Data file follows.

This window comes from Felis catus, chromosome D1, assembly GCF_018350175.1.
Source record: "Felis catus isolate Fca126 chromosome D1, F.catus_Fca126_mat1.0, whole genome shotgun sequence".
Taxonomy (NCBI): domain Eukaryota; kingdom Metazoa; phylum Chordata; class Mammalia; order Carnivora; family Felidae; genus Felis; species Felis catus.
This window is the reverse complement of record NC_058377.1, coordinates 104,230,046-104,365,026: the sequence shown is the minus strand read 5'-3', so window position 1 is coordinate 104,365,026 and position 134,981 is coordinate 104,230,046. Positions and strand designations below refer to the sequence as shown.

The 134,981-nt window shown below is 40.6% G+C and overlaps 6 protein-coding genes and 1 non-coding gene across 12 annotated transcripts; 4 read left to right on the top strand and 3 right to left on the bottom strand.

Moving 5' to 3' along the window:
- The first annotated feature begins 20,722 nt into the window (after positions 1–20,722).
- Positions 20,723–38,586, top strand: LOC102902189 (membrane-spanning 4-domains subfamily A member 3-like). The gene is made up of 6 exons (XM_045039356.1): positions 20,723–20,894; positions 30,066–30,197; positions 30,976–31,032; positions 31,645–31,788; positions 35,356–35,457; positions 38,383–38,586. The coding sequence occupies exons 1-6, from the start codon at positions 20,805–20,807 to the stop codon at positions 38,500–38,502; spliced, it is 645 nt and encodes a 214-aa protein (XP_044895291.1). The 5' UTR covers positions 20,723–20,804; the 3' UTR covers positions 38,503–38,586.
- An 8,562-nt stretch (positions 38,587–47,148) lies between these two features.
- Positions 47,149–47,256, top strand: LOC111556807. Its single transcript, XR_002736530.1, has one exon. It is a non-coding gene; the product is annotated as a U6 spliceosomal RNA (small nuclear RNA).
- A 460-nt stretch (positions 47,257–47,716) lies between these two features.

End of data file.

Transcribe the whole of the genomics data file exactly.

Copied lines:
This window comes from Felis catus, chromosome D1, assembly GCF_018350175.1.
Source record: "Felis catus isolate Fca126 chromosome D1, F.catus_Fca126_mat1.0, whole genome shotgun sequence".
Taxonomy (NCBI): domain Eukaryota; kingdom Metazoa; phylum Chordata; class Mammalia; order Carnivora; family Felidae; genus Felis; species Felis catus.
This window is the reverse complement of record NC_058377.1, coordinates 104,230,046-104,365,026: the sequence shown is the minus strand read 5'-3', so window position 1 is coordinate 104,365,026 and position 134,981 is coordinate 104,230,046. Positions and strand designations below refer to the sequence as shown.

The 134,981-nt window shown below is 40.6% G+C and overlaps 6 protein-coding genes and 1 non-coding gene across 12 annotated transcripts; 4 read left to right on the top strand and 3 right to left on the bottom strand.

Moving 5' to 3' along the window:
- The first annotated feature begins 20,722 nt into the window (after positions 1–20,722).
- Positions 20,723–38,586, top strand: LOC102902189 (membrane-spanning 4-domains subfamily A member 3-like). The gene is made up of 6 exons (XM_045039356.1): positions 20,723–20,894; positions 30,066–30,197; positions 30,976–31,032; positions 31,645–31,788; positions 35,356–35,457; positions 38,383–38,586. The coding sequence occupies exons 1-6, from the start codon at positions 20,805–20,807 to the stop codon at positions 38,500–38,502; spliced, it is 645 nt and encodes a 214-aa protein (XP_044895291.1). The 5' UTR covers positions 20,723–20,804; the 3' UTR covers positions 38,503–38,586.
- An 8,562-nt stretch (positions 38,587–47,148) lies between these two features.
- Positions 47,149–47,256, top strand: LOC111556807. Its single transcript, XR_002736530.1, has one exon. It is a non-coding gene; the product is annotated as a U6 spliceosomal RNA (small nuclear RNA).
- A 460-nt stretch (positions 47,257–47,716) lies between these two features.